- General Electric Company Stock Sold Off After Announcing A Q2 Beat. Oil & Gas and Transportation were the main culprits.
- However, bullish crude oil fundamentals and ongoing cost cutting measures will ensure the stock will remain elevated.
- If GE can continue to increase margins in a difficult macroeconomic climate, downside risk would be negated in my opinion.
General Electric Company (NYSE:GE) dropped to almost $36 a share last Friday as the market didn't take very well to its second quarter fiscal results. Furthermore, the 2% sell-off happened as the S&P 500 (INDX:SPAL) tagged on almost 10 handles, so in one sense, shareholders can consider themselves quite fortunate. Power and renewable sales powered the company's second quarter earnings per share of $0.51 but it wasn't enough to stop the stock from falling. Oil & Gas and Transportation divisions dragged the company's industrial segment down by almost 1%.
This means GE has left itself with plenty to do throughout the second half of this year to achieve its 2 to 4% organic sales growth target for fiscal 2016. It will be banking on its strong backlog (Aviation has a $150+ billion backlog and Power is expected to ship 110 turbines by year end) to hit its organic sales number. However, a lot will rest on the global macroeconomic environment. Can it hold up? It doesn't look like it can at present with GE's competitor Honeywell International (NYSE:HON) cutting its full-year guidance a few days ago. This is what investors are afraid of. With a forward earnings multiple of 21.4, the stock looks on the pricey side. However, its fiscal second quarter earnings provided me with some pockets of strength which have the potential to keep the stock elevated for some time yet.
Crude Oil Is Going Higher Which Will Boost GE's Oil & Gas Division
General Electric will continue with its cost-cutting efforts in an effort to stem the tide from its oil and gas losses. In fact, $800 million of savings have been targeted by the company in this division. Orders came in 34% lower than the quarter of 12 months prior and revenues whereas sales tanked by 22% and profits by 48%. All the Industrials believe that with crude trading around the $44 level, demand will continue to be poor for the remainder of the year. Here is where I actually see some upside for this division. Why? Well as crude oil has corrected from the $51-$52 level, energy stocks have kept on powering higher. This is why I believe a bottom will come soon in the oil market. Crude oil above $60 a barrel becomes a different proposition indeed for GE - something many analysts are not spotting.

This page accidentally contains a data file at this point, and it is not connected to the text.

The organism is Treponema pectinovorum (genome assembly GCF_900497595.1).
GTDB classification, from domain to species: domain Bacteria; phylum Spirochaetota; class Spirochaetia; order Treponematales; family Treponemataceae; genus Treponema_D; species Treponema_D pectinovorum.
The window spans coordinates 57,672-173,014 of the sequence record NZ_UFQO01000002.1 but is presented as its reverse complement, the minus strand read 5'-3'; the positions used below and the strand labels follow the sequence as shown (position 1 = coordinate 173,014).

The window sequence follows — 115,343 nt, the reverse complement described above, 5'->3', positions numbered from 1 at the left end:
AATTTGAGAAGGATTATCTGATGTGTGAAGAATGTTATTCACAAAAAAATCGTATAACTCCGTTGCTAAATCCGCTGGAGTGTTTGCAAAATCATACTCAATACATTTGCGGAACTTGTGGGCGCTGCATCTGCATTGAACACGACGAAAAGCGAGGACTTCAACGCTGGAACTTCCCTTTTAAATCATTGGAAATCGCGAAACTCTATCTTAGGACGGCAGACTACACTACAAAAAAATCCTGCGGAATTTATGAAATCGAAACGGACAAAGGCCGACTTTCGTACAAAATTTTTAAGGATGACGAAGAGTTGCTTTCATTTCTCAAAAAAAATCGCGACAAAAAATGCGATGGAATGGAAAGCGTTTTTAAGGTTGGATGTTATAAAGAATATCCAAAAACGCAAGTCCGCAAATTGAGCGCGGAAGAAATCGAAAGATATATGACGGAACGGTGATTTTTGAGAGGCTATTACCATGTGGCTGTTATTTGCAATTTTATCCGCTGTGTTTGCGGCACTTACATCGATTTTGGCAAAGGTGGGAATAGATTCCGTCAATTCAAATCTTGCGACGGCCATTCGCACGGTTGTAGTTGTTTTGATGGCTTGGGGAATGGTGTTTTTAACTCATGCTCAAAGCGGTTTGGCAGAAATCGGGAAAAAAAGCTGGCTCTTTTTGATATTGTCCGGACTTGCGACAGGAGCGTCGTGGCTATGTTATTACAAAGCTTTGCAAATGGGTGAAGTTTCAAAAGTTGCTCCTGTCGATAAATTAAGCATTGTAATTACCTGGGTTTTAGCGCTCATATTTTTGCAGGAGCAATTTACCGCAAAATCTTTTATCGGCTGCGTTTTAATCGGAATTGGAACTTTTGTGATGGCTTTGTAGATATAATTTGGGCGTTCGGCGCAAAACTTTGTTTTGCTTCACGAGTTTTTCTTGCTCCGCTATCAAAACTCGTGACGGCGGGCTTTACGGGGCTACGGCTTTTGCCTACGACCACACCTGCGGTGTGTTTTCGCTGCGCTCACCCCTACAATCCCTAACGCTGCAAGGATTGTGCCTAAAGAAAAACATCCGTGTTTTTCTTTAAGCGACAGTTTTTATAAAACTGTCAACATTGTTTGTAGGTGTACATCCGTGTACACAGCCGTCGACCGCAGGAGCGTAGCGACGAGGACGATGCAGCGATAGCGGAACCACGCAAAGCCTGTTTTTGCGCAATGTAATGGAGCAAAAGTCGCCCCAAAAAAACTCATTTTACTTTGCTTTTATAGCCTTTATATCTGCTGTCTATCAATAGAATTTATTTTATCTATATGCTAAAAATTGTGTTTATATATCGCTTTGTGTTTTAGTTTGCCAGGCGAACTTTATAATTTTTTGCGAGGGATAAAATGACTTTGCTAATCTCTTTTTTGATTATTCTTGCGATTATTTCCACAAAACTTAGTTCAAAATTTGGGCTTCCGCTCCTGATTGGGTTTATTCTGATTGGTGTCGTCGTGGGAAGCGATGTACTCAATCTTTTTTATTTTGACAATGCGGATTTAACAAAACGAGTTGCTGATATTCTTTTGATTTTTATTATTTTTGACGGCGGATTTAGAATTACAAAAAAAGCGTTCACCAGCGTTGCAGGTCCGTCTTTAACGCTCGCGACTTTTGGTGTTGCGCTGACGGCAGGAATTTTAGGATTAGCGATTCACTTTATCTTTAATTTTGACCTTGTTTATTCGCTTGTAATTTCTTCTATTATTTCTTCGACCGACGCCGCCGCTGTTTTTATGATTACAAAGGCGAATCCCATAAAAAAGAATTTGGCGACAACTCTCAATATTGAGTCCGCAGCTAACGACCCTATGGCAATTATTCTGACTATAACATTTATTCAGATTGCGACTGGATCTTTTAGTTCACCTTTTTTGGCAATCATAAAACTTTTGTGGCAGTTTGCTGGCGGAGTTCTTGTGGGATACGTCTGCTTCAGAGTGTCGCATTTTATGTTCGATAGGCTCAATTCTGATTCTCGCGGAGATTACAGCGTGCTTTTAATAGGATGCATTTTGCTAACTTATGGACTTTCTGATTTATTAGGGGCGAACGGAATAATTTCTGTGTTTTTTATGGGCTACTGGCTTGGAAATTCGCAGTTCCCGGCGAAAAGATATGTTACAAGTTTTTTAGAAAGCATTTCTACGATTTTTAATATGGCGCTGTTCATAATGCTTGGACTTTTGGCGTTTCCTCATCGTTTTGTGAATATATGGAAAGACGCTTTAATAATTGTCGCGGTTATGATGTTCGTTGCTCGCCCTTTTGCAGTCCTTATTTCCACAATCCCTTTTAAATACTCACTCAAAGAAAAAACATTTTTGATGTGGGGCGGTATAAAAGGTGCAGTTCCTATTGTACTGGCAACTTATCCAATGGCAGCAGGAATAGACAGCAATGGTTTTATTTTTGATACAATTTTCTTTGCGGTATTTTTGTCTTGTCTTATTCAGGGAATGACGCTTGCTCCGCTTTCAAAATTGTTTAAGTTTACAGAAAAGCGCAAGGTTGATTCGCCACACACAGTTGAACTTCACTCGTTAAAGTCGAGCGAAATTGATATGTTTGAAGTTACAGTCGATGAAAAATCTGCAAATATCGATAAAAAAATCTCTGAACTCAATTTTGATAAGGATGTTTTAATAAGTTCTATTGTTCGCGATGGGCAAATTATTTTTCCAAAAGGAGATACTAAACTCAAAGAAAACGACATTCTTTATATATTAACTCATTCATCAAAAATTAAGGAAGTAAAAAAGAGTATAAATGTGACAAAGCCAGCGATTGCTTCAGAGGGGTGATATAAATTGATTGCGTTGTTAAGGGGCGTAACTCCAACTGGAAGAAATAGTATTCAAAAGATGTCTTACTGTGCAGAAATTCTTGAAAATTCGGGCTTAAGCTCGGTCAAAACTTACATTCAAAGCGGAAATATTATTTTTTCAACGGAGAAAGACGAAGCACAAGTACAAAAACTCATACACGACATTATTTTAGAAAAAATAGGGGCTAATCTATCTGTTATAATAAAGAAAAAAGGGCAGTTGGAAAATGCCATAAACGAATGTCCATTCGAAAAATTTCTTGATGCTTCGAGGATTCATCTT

The Above Average Dividend Yield Will Attract Income Investors
Secondly, GE's dividend yield of 2.8% should grow in the next few years despite the dividend remaining static for the last 6 quarters. General Electric lost its dividend aristocrat status in 2009 when the sheer force of the financial meltdown was too much to handle. However, with the company divesting of its financial assets and with its debt to equity ratio at its lowest level over the last decade (1.48), there is ample reason that the company will continue to raise its dividend once this sluggish growth phase is behind us.
The company's pay-out ratio is currently 143% but this metric shouldn't deter dividend investors from investing. Why? Well, the company expects to return $18 billion to shareholders through buybacks in 2016 and $8 billion through dividends. Therefore, dividend investors should watch the rate at which buybacks are occurring. Consistent dividend growth rates are much easier to implement when the share count is less. However, with $31 billion of free cash flow expected this year and margins steadily improving, General Electric yield actually looks stable as the company slowly returns to its roots of being an Industrial company
The Shift Into Digital, Alstom Improvements And Focus On The Aftermarket Will All Lead To Higher Margins
Furthermore, although organic revenue growth was poor in the second quarter, industrial operating margins were flat (at 14.2% excluding Alstom) which illustrated that the company is making progress here. How GE works is that the more products it ships, the better its cost basis usually is. We saw a gross margin expansion of 110 basis points last quarter and I think this metric will only improve as the company slowly reduces its cost basis across its portfolio as more and more items get shipped. The product mix of lower margin items from Alstom has hit GE's profit margins over the first part of the year. However, a greater number of much higher priced products (turbines and engines) are due to be shipped over the second part of the year so margins should rise even more. Therefore, when you combine the shift into a leading "Digital Industrial" company (which have high margins - see chart) and the huge R&D budget, gross margin levels will undoubtedly go higher. This will do wonders for free cash flow and will support shareholder returns going forward.
To sum up, GE may have reported a mixed second quarter but guidance for the second half of the year is much stronger. A strong backlog of products to be shipped, higher margins and higher oil prices should all be bullish for the company going into the second half of the year. If the stock dips into the 20's, it would look like an attractive long in my opinion.